Science & Nutrition

Peanut skins may improve nutrition and flavour of peanut butter

29-Oct-2012 - By Nathan Gray+
A- A+

Adding peanut skins to peanut butter could help to improve nutritional value while maintaining the flavour, say researchers.

The study – published in the Journal of Food Science – backs the use of ‘low-value’ peanut skin residues to improve the nutritional value and shelf life of the popular spread by increasing levels of phenolic compounds.

Led by Timothy Sanders from North Carolina State University, USA, the researchers evaluated the nutritional, antioxidant, and flavour properties of peanut paste and peanut butter enhanced with peanut skins, finding that inclusion of the processing by-product into peanut butter formulations can help to improve nutritional values and shelf life – adding that there may be potential to utilise peanut skins to improve nutritional quality in other products.

“The use of this material to improve antioxidant capacity and shelf-life of foods can add value to the material and improve the nutritional value of foods,” write the researchers. “The improved nutritional qualities and unchanged flavour profile occurring with low levels of peanuts skins in peanut paste and peanut butter suggest potential application of this technology in various food industries.”

Study details

Peanut skins are a low-value by-products from peanut processing. However they contain naturally high levels of antioxidant phenolic compounds. As a result Sanders and his team evaluated the effects of adding peanut skins to peanut pastes and peanut butter.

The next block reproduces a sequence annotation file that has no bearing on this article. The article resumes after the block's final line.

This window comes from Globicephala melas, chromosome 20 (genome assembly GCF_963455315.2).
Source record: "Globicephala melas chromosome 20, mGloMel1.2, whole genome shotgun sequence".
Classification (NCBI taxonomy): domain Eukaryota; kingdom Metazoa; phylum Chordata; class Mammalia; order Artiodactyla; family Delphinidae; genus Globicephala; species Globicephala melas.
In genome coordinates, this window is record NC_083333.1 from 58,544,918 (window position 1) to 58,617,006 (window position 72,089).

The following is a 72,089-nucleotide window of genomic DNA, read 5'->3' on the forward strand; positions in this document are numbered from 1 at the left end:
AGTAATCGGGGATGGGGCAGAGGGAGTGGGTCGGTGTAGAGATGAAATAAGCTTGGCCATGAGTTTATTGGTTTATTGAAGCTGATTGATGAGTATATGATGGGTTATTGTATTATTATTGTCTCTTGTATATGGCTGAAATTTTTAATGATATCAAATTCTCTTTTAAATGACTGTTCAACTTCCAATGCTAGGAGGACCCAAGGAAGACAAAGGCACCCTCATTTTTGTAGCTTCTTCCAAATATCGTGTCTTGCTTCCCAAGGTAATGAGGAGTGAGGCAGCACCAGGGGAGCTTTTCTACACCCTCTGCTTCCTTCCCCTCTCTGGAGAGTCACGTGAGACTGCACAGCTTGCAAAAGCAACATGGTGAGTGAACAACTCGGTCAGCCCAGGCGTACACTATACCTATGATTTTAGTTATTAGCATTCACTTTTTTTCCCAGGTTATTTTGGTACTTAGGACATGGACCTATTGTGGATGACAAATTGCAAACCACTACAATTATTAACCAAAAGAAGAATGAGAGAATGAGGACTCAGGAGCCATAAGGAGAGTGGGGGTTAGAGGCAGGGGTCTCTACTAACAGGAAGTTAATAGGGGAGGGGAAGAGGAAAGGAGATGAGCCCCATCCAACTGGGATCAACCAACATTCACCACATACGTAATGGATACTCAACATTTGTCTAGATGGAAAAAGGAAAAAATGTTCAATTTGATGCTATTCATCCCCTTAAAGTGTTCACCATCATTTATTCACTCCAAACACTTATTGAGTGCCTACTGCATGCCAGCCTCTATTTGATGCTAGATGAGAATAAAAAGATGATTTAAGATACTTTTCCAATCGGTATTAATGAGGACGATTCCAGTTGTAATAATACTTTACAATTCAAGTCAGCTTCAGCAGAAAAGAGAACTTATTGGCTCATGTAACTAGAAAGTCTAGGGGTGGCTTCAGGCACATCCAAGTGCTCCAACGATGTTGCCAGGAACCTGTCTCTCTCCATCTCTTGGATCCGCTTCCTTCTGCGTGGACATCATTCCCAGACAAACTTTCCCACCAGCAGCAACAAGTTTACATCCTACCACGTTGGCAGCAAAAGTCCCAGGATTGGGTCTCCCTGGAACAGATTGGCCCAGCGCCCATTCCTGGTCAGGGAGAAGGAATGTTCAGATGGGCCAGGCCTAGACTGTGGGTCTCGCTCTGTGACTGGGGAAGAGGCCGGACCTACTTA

The team added peanut the skins in concentrations of 0.5 to 20.0%.

Sensory analysis with a panel of tasters indicated that the addition of 1% peanut skins did not change intensity of flavour or sensory profiles of either peanut paste or peanut butter, whilst adding 5% skins or above resulted in significant differences in sensory attributes.

Therefore, the team concluded that the improved nutritional qualities and unchanged flavour profiles occurring with low levels of around 1% peanuts skins could provide benefits in terms of nutritional value and shelf life extension in various food industry applications.

Source: Journal of Food Science
Published online ahead of print, doi: 10.1111/j.1750-3841.2012.02953.x
“Flavor and Antioxidant Capacity of Peanut Paste and Peanut Butter Supplemented with Peanut Skins”
Authors: Chellani S. Hathorn, Timothy H. Sanders

Related topics: Science & Nutrition